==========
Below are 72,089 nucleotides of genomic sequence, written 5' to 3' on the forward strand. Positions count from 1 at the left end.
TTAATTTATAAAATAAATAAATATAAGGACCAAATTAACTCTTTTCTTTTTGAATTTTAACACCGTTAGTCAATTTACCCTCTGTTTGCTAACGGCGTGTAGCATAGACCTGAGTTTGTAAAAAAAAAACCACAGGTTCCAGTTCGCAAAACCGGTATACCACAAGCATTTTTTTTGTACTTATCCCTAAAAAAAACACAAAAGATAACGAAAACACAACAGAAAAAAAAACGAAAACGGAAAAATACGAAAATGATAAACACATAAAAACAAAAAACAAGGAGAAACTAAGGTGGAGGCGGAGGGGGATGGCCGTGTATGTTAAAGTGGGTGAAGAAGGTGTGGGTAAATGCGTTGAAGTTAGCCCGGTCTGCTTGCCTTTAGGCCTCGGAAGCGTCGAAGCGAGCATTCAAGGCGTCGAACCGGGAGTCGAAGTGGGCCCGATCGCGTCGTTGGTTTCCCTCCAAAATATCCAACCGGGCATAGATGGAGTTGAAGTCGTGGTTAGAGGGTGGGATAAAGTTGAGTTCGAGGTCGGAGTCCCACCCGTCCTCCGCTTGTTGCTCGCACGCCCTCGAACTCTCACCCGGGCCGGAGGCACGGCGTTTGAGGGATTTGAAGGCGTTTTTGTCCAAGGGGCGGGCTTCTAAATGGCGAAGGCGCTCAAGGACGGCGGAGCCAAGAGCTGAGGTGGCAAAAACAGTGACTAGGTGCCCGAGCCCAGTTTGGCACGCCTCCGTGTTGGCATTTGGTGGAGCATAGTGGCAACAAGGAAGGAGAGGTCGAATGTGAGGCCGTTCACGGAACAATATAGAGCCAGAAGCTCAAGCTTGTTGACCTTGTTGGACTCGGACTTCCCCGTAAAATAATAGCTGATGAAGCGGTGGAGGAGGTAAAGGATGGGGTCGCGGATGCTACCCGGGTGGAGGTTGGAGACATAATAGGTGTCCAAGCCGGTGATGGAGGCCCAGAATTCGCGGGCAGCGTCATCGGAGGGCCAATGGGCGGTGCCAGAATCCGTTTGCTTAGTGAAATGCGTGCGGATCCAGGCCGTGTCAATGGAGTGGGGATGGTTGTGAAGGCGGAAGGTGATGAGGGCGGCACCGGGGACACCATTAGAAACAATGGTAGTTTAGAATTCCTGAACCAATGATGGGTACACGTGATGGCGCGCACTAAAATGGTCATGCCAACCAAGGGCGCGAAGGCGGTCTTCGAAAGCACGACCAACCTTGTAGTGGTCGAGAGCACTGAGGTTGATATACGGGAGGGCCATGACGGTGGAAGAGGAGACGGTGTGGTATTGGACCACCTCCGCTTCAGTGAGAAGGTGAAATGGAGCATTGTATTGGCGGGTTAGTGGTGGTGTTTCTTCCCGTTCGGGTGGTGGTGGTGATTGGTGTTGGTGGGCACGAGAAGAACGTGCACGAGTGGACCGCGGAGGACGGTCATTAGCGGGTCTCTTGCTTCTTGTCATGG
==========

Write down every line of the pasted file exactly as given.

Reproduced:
Below are 72,089 nucleotides of genomic sequence, written 5' to 3' on the forward strand. Positions count from 1 at the left end.
TTAATTTATAAAATAAATAAATATAAGGACCAAATTAACTCTTTTCTTTTTGAATTTTAACACCGTTAGTCAATTTACCCTCTGTTTGCTAACGGCGTGTAGCATAGACCTGAGTTTGTAAAAAAAAAACCACAGGTTCCAGTTCGCAAAACCGGTATACCACAAGCATTTTTTTTGTACTTATCCCTAAAAAAAACACAAAAGATAACGAAAACACAACAGAAAAAAAAACGAAAACGGAAAAATACGAAAATGATAAACACATAAAAACAAAAAACAAGGAGAAACTAAGGTGGAGGCGGAGGGGGATGGCCGTGTATGTTAAAGTGGGTGAAGAAGGTGTGGGTAAATGCGTTGAAGTTAGCCCGGTCTGCTTGCCTTTAGGCCTCGGAAGCGTCGAAGCGAGCATTCAAGGCGTCGAACCGGGAGTCGAAGTGGGCCCGATCGCGTCGTTGGTTTCCCTCCAAAATATCCAACCGGGCATAGATGGAGTTGAAGTCGTGGTTAGAGGGTGGGATAAAGTTGAGTTCGAGGTCGGAGTCCCACCCGTCCTCCGCTTGTTGCTCGCACGCCCTCGAACTCTCACCCGGGCCGGAGGCACGGCGTTTGAGGGATTTGAAGGCGTTTTTGTCCAAGGGGCGGGCTTCTAAATGGCGAAGGCGCTCAAGGACGGCGGAGCCAAGAGCTGAGGTGGCAAAAACAGTGACTAGGTGCCCGAGCCCAGTTTGGCACGCCTCCGTGTTGGCATTTGGTGGAGCATAGTGGCAACAAGGAAGGAGAGGTCGAATGTGAGGCCGTTCACGGAACAATATAGAGCCAGAAGCTCAAGCTTGTTGACCTTGTTGGACTCGGACTTCCCCGTAAAATAATAGCTGATGAAGCGGTGGAGGAGGTAAAGGATGGGGTCGCGGATGCTACCCGGGTGGAGGTTGGAGACATAATAGGTGTCCAAGCCGGTGATGGAGGCCCAGAATTCGCGGGCAGCGTCATCGGAGGGCCAATGGGCGGTGCCAGAATCCGTTTGCTTAGTGAAATGCGTGCGGATCCAGGCCGTGTCAATGGAGTGGGGATGGTTGTGAAGGCGGAAGGTGATGAGGGCGGCACCGGGGACACCATTAGAAACAATGGTAGTTTAGAATTCCTGAACCAATGATGGGTACACGTGATGGCGCGCACTAAAATGGTCATGCCAACCAAGGGCGCGAAGGCGGTCTTCGAAAGCACGACCAACCTTGTAGTGGTCGAGAGCACTGAGGTTGATATACGGGAGGGCCATGACGGTGGAAGAGGAGACGGTGTGGTATTGGACCACCTCCGCTTCAGTGAGAAGGTGAAATGGAGCATTGTATTGGCGGGTTAGTGGTGGTGTTTCTTCCCGTTCGGGTGGTGGTGGTGATTGGTGTTGGTGGGCACGAGAAGAACGTGCACGAGTGGACCGCGGAGGACGGTCATTAGCGGGTCTCTTGCTTCTTGTCATGG